My God, my God, why have you forsaken me?
Why are you so far from saving me,
so far from my cries of anguish?
My God, I cry out by day, but you do not answer,
by night, but I find no rest.

Yet you are enthroned as the Holy One;
you are the one Israel praises.
In you our ancestors put their trust;
they trusted and you delivered them.
To you they cried out and were saved;
in you they trusted and were not put to shame.

But I am a worm and not a man,
scorned by everyone, despised by the people.
All who see me mock me;
they hurl insults, shaking their heads.
“He trusts in the Lord,” they say,
“let the Lord rescue him.
Let him deliver him,
since he delights in him.”

Yet you brought me out of the womb;
you made me trust in you, even at my mother’s breast.
From birth I was cast on you;
from my mother’s womb you have been my God.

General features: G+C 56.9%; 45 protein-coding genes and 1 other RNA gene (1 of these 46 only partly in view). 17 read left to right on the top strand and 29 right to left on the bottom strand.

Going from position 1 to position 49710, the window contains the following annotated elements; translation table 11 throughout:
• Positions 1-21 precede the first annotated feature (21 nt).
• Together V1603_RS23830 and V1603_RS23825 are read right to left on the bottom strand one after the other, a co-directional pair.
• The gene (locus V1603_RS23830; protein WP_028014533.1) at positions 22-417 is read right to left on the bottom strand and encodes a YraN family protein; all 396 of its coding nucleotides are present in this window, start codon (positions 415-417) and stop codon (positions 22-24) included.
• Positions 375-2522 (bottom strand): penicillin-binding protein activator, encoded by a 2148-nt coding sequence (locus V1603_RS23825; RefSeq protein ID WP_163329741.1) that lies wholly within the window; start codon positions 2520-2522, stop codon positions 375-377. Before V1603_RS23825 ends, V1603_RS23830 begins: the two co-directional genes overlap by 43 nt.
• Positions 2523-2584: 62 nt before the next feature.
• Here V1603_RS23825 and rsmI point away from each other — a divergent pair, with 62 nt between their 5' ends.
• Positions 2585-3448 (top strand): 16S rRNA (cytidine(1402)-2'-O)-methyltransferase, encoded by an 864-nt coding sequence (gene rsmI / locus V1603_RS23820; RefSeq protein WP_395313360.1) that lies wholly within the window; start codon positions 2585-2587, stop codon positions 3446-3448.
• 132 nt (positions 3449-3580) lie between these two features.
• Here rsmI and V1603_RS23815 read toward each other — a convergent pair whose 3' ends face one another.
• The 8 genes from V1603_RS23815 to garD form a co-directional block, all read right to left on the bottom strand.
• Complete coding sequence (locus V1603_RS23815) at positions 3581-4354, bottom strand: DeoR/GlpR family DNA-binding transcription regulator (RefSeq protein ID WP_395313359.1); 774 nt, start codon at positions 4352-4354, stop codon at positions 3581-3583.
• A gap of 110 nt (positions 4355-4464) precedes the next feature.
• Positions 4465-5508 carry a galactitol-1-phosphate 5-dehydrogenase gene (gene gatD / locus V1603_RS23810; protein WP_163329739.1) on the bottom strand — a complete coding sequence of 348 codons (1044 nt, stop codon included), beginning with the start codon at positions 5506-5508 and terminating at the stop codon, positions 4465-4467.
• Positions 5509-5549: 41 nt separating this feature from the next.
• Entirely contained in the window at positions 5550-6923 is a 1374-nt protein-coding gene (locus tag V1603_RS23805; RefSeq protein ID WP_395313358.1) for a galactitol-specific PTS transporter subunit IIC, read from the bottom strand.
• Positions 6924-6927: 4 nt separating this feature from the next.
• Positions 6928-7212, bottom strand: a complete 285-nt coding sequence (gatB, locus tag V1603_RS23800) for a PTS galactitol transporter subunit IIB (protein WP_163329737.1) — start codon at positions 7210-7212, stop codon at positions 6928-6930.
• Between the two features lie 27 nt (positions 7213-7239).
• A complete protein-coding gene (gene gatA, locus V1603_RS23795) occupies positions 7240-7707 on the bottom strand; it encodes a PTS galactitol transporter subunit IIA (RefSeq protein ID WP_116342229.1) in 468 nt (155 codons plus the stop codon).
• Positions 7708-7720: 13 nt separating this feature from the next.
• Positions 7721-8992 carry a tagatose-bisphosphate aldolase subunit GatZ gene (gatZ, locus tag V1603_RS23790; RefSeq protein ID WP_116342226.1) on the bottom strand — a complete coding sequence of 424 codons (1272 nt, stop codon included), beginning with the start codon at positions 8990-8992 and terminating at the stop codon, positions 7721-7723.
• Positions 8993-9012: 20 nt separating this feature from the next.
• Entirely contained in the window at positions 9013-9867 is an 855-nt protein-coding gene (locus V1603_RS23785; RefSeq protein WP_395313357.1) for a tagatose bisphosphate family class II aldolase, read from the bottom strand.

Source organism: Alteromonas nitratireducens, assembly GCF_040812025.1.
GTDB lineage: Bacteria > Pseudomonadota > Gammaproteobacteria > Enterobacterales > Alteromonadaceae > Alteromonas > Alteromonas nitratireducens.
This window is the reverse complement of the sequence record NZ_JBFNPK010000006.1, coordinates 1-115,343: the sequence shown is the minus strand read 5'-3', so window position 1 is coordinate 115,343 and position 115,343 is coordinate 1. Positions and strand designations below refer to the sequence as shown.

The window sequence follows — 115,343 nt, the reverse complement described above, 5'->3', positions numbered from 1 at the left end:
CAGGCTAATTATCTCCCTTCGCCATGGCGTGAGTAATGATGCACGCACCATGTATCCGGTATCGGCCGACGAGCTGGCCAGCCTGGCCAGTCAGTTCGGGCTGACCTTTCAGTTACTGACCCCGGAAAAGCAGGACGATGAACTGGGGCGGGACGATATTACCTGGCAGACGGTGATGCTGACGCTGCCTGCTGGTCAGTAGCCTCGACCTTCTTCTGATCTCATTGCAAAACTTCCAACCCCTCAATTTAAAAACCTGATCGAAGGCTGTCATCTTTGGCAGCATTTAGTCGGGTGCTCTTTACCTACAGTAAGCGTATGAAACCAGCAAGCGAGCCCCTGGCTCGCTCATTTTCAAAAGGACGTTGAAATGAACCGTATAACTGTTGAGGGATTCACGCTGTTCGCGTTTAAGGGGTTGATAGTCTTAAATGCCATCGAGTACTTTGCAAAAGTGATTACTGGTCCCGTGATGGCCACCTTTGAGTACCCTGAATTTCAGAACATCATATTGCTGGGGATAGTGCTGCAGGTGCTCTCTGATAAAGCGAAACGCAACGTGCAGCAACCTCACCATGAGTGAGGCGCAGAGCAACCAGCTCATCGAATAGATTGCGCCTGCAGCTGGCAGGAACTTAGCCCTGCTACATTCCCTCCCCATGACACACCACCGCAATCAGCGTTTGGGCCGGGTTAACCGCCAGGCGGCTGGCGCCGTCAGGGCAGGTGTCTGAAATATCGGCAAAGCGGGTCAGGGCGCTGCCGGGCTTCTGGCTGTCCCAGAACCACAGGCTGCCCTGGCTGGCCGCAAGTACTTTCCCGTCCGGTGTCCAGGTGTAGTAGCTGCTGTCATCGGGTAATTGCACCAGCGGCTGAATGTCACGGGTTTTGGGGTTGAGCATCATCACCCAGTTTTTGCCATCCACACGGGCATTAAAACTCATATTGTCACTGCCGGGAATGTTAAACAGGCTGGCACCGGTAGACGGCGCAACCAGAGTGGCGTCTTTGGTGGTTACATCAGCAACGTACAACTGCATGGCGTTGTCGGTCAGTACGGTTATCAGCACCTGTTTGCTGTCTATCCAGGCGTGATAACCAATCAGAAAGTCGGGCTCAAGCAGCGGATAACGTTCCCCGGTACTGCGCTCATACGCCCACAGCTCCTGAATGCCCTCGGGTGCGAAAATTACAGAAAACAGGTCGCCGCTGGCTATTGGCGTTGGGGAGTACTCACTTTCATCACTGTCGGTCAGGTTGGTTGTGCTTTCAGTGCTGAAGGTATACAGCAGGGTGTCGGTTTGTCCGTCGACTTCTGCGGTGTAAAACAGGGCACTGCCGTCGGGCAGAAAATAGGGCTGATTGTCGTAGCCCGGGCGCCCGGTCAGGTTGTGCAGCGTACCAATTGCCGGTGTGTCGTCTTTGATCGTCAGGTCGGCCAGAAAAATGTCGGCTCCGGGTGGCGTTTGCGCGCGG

Do not be far from me,
for trouble is near
and there is no one to help.

Many bulls surround me;
strong bulls of Bashan encircle me.
Roaring lions that tear their prey
open their mouths wide against me.
I am poured out like water,
and all my bones are out of joint.
My heart has turned to wax;
it has melted within me.
My mouth is dried up like a potsherd,
and my tongue sticks to the roof of my mouth;
you lay me in the dust of death.

Dogs surround me,
a pack of villains encircles me;
they pierce my hands and my feet.
All my bones are on display;
people stare and gloat over me.
They divide my clothes among them
and cast lots for my garment.

But you, Lord, do not be far from me.
You are my strength; come quickly to help me.
Deliver me from the sword,
my precious life from the power of the dogs.
Rescue me from the mouth of the lions;